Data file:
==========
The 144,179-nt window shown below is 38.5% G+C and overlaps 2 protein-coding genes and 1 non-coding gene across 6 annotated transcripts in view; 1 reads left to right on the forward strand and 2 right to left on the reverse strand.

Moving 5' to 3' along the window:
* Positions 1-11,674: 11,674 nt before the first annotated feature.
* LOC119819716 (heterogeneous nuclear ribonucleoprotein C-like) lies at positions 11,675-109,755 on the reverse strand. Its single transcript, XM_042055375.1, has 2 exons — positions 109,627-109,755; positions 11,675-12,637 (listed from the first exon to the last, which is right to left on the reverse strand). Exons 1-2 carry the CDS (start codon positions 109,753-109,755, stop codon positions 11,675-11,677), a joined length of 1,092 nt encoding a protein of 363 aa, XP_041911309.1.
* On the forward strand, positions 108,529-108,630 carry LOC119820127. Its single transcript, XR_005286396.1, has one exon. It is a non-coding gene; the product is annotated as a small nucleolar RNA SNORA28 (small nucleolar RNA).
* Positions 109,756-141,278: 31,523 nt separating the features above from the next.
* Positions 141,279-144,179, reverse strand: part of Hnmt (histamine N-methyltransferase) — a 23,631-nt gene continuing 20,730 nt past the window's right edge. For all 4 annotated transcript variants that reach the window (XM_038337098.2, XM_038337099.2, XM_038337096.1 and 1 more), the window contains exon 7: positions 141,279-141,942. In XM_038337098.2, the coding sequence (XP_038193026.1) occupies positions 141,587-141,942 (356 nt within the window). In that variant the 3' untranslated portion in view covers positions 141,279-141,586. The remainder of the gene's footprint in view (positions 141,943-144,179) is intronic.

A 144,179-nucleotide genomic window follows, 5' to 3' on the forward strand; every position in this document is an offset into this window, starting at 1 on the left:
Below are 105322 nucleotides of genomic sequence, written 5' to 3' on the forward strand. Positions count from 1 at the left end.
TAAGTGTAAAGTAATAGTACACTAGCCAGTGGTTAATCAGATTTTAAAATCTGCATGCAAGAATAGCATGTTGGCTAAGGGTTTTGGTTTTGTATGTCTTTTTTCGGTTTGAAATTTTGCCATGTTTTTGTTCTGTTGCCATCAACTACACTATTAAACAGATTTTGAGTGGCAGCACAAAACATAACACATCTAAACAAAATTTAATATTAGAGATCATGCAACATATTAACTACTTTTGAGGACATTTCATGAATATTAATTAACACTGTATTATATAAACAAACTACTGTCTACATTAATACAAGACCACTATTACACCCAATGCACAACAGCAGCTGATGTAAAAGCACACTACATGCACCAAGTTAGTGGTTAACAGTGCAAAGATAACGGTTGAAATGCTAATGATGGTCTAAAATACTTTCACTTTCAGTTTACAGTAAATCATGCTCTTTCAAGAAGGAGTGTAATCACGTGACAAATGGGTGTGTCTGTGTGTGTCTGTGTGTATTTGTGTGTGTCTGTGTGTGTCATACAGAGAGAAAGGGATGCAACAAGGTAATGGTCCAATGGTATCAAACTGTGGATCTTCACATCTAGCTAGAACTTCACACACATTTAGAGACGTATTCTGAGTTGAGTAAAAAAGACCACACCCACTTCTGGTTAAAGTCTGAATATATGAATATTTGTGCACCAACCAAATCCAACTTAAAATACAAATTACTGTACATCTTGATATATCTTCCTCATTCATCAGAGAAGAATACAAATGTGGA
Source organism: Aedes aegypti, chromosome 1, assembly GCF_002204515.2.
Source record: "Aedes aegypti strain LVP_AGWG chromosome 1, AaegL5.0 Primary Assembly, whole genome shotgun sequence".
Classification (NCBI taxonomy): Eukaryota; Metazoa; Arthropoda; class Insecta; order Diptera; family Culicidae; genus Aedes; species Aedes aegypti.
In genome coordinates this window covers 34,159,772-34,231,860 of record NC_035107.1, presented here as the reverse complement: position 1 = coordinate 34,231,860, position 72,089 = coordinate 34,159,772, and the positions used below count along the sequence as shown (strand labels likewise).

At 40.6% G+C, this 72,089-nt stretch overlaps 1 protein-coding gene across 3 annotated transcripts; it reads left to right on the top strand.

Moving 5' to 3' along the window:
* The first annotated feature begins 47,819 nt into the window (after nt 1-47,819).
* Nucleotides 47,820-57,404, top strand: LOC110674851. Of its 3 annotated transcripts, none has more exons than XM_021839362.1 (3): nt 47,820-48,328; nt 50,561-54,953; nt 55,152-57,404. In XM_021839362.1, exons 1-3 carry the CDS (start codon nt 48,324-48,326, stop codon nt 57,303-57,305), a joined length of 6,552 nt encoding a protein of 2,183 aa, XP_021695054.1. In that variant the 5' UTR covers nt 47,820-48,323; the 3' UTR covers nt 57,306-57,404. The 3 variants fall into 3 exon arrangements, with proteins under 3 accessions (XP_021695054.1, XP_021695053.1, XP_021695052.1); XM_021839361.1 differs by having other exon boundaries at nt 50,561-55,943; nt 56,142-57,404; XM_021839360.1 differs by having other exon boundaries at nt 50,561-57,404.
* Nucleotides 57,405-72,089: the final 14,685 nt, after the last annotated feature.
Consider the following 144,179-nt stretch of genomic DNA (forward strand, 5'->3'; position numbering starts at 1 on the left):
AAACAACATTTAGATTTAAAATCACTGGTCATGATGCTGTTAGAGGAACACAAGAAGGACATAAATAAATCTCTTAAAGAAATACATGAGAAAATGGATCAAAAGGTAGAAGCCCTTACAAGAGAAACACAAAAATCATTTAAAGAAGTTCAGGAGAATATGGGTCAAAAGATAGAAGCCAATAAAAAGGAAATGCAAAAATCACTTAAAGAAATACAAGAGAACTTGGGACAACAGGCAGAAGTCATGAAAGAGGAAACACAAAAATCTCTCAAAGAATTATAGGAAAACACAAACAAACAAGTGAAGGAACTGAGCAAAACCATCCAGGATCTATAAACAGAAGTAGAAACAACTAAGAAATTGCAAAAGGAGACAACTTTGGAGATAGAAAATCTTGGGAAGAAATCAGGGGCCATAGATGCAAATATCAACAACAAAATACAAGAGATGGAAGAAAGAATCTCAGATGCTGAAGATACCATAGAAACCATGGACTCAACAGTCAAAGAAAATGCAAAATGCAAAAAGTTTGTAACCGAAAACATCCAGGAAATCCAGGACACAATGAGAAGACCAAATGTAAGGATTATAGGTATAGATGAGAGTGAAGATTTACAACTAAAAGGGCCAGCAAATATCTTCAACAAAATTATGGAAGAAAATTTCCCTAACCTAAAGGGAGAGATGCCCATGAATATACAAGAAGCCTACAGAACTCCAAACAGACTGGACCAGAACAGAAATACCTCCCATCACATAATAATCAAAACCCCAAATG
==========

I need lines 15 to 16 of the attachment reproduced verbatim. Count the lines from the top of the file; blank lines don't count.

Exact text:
At 40.6% G+C, this 72,089-nt stretch overlaps 1 protein-coding gene across 3 annotated transcripts; it reads left to right on the top strand.

Moving 5' to 3' along the window: